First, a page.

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Derivative markets fall to jitters as volatility levels jump for Trump

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A shift of momentum in the US presidential race has sent tremors through derivatives markets this week, with equity implied volatility ramping up, credit index spreads widening and the Mexican peso slumping against the dollar.

US investment grade credit derivatives index CDX IG had widened 6bp on the week by Wednesday's close to move to above 80bp, its widest level since the September 20 index roll. 

Meanwhile, high yield counterpart CDX HY fell 1.5 points to 102.75, equivalent to 30bp widening in spread terms, and a point below the level at which the index rolled in September.

Citi strategists in New York suggested there could be a big move in credit spreads next week regardless of the US election result, and that investors should position to take advantage of this volatility.

The US dollar fell against other major currencies as investor panic set in, but rose to an intraday peak of 19.5 against the Mexican peso on Thursday, close to its high point of the year in September.

Currency traders have linked the peso’s fortunes inversely to those of Republican candidate Donald Trump. Peso futures expiring in December and trading on the Chicago Mercantile Exchange fell to their lowest level for a month, at just over $0.05.

Opinion polls this week suggested the result of the election will be a much closer call than previously anticipated. A week ago, all US opinion polls were pointing towards Hillary Clinton being elected as the 45th US president. An October 24 opinion poll had her with 47% of the popular vote, while Donald Trump trailed well behind with only a 37% share.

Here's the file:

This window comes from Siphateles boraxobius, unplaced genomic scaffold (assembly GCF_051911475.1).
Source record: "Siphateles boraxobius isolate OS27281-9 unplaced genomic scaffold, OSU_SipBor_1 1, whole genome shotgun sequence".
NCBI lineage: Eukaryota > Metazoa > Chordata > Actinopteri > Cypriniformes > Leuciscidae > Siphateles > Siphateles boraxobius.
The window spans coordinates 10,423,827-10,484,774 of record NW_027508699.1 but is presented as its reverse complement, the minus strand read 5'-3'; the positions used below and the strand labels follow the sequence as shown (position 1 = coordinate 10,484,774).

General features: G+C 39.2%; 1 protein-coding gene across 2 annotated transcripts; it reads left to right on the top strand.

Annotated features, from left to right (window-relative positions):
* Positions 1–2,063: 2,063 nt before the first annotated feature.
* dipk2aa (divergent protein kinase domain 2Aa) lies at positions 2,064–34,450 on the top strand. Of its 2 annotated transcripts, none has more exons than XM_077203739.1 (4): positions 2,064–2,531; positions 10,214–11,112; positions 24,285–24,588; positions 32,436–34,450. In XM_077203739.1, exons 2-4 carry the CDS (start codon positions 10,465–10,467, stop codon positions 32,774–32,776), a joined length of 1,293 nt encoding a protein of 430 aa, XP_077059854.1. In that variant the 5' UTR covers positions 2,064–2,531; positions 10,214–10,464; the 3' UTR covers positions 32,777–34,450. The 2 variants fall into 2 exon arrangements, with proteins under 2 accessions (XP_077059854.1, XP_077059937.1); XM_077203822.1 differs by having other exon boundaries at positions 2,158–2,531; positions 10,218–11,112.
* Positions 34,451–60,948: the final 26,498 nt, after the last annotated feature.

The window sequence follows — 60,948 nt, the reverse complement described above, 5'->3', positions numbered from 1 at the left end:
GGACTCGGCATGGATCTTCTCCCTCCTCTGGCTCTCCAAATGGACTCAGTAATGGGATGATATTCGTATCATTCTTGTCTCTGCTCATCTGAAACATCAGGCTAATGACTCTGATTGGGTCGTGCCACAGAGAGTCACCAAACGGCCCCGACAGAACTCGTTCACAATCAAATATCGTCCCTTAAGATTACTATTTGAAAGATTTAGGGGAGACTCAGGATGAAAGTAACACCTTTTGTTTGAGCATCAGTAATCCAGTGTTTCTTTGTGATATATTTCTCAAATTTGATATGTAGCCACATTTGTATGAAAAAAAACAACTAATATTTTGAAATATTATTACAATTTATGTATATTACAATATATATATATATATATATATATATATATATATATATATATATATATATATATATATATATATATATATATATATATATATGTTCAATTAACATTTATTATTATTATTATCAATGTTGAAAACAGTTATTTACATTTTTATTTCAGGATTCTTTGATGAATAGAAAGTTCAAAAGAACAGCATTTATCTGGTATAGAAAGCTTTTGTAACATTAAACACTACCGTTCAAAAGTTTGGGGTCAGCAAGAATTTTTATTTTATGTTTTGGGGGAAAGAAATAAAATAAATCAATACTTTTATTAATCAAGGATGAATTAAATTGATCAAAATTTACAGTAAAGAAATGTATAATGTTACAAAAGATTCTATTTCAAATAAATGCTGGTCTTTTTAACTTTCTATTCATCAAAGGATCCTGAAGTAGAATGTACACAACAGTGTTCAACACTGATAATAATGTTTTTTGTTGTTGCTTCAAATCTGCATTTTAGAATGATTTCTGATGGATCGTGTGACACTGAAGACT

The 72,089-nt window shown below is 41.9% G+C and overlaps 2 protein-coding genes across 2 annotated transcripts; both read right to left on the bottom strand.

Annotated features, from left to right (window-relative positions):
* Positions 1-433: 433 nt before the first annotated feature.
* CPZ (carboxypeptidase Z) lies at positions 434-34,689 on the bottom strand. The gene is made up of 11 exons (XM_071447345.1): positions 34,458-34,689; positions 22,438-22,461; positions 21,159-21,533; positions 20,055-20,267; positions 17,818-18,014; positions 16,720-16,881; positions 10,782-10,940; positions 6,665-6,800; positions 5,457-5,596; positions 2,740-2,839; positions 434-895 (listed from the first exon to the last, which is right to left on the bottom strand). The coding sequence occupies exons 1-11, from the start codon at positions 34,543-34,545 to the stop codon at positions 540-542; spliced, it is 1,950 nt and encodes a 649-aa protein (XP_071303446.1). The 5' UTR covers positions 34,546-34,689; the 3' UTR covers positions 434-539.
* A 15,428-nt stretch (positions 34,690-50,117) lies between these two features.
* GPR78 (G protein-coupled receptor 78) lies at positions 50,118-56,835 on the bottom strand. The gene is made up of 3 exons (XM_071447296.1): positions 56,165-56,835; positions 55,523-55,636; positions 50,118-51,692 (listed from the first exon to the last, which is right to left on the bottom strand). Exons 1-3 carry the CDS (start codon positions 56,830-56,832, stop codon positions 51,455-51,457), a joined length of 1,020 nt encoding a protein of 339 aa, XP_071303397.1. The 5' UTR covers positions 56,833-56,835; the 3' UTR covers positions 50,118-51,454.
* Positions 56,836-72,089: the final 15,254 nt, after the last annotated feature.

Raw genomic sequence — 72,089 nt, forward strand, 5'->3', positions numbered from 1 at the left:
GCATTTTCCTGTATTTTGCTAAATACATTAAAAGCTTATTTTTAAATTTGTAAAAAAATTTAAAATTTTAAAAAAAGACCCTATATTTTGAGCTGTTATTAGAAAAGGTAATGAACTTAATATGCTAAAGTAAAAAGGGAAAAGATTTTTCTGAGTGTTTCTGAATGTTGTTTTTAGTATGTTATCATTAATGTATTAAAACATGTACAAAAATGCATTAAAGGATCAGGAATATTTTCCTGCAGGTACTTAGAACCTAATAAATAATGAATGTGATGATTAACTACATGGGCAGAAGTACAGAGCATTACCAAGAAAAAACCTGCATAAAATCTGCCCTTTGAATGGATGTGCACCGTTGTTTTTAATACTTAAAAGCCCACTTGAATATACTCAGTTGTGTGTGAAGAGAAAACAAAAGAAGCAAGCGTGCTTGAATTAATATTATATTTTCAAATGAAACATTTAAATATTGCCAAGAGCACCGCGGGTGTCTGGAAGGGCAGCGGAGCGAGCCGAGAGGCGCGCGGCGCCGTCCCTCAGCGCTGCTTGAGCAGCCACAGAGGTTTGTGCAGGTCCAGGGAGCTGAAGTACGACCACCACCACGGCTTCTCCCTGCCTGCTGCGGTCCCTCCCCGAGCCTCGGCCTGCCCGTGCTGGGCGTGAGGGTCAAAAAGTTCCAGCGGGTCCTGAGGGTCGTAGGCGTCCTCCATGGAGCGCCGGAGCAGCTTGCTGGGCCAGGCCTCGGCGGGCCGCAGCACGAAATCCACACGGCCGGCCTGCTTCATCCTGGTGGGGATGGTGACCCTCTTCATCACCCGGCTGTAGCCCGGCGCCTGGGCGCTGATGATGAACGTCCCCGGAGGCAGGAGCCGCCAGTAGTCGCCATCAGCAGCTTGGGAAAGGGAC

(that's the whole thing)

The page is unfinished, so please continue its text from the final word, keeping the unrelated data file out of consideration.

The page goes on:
That poll followed the third and final presidential debate, held at the University of Nevada, which was seen to favour Clinton, and also came soon after sexual assault allegations against Trump.

But this Wednesday, a new poll released by IBD/TIPP had both candidates on a 44% share of the vote, after the Federal Bureau of Investigation (FBI) said it would open a new enquiry into Clinton’s emails.

“2016 has been a series of shocks for markets and currencies,” said Paresh Davdra, chief executive officer of UK-based firm RationalFX“But now that the stability represented by Clinton is no longer assured, the following week will be a tense period as global markets seek to avoid the kind of complacency shown before the Brexit vote.”

The shift in opinion polls has been registered in equity derivative implied volatility. Options on the S&P-500 index expiring the day after the election, on November 9, have risen from 11.70% to 22.39% over the past seven days, with the upsurge coming across the whole volatility surface. CBOE VIX was quoted at an intraday high of 21% on Thursday, its highest level since the UK voted to leave the European Union in the June 23 referendum.

“I really didn’t anticipate the final stretch [of the election] resulting in so much uncertainty,” said Russell Rhoads, Director of Education for the CBOE Options Institute. “The change is nothing short of amazing.”

On the CBOE there are 29 volatility indexes quoted, giving a snapshot of volatility in various traded products. On Tuesday, all the best performing volatility indexes were equity related, with the CBOE Short-term volatility index rising by over 13% and the Brazil ETF volatility index rising by over 12%.

Other volatility indexes fell, however, with the CBOE Crude oil ETF volatility index declining by over 2%.

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